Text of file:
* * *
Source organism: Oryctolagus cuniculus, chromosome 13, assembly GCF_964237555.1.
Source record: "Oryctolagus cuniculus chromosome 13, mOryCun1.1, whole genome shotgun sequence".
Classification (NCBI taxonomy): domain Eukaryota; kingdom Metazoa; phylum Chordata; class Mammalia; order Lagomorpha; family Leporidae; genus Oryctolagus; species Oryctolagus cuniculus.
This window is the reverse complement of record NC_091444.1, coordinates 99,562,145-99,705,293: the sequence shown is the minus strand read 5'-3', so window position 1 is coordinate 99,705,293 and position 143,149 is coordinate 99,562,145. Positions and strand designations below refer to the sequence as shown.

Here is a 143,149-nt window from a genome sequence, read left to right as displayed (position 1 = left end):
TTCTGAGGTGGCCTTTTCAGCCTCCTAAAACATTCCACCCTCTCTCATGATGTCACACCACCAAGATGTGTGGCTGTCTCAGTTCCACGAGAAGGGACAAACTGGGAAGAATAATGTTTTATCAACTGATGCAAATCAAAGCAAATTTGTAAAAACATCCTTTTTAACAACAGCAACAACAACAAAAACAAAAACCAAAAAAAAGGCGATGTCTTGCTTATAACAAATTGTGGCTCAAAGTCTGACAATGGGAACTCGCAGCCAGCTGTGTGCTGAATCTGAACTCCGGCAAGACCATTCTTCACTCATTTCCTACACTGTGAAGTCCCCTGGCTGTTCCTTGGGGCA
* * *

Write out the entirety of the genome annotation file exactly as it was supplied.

Source organism: Oryctolagus cuniculus, chromosome 13, assembly GCF_964237555.1.
Source record: "Oryctolagus cuniculus chromosome 13, mOryCun1.1, whole genome shotgun sequence".
Classification (NCBI taxonomy): domain Eukaryota; kingdom Metazoa; phylum Chordata; class Mammalia; order Lagomorpha; family Leporidae; genus Oryctolagus; species Oryctolagus cuniculus.
This window is the reverse complement of record NC_091444.1, coordinates 99,562,145-99,705,293: the sequence shown is the minus strand read 5'-3', so window position 1 is coordinate 99,705,293 and position 143,149 is coordinate 99,562,145. Positions and strand designations below refer to the sequence as shown.

Here is a 143,149-nt window from a genome sequence, read left to right as displayed (position 1 = left end):
TTCTGAGGTGGCCTTTTCAGCCTCCTAAAACATTCCACCCTCTCTCATGATGTCACACCACCAAGATGTGTGGCTGTCTCAGTTCCACGAGAAGGGACAAACTGGGAAGAATAATGTTTTATCAACTGATGCAAATCAAAGCAAATTTGTAAAAACATCCTTTTTAACAACAGCAACAACAACAAAAACAAAAACCAAAAAAAAGGCGATGTCTTGCTTATAACAAATTGTGGCTCAAAGTCTGACAATGGGAACTCGCAGCCAGCTGTGTGCTGAATCTGAACTCCGGCAAGACCATTCTTCACTCATTTCCTACACTGTGAAGTCCCCTGGCTGTTCCTTGGGGCA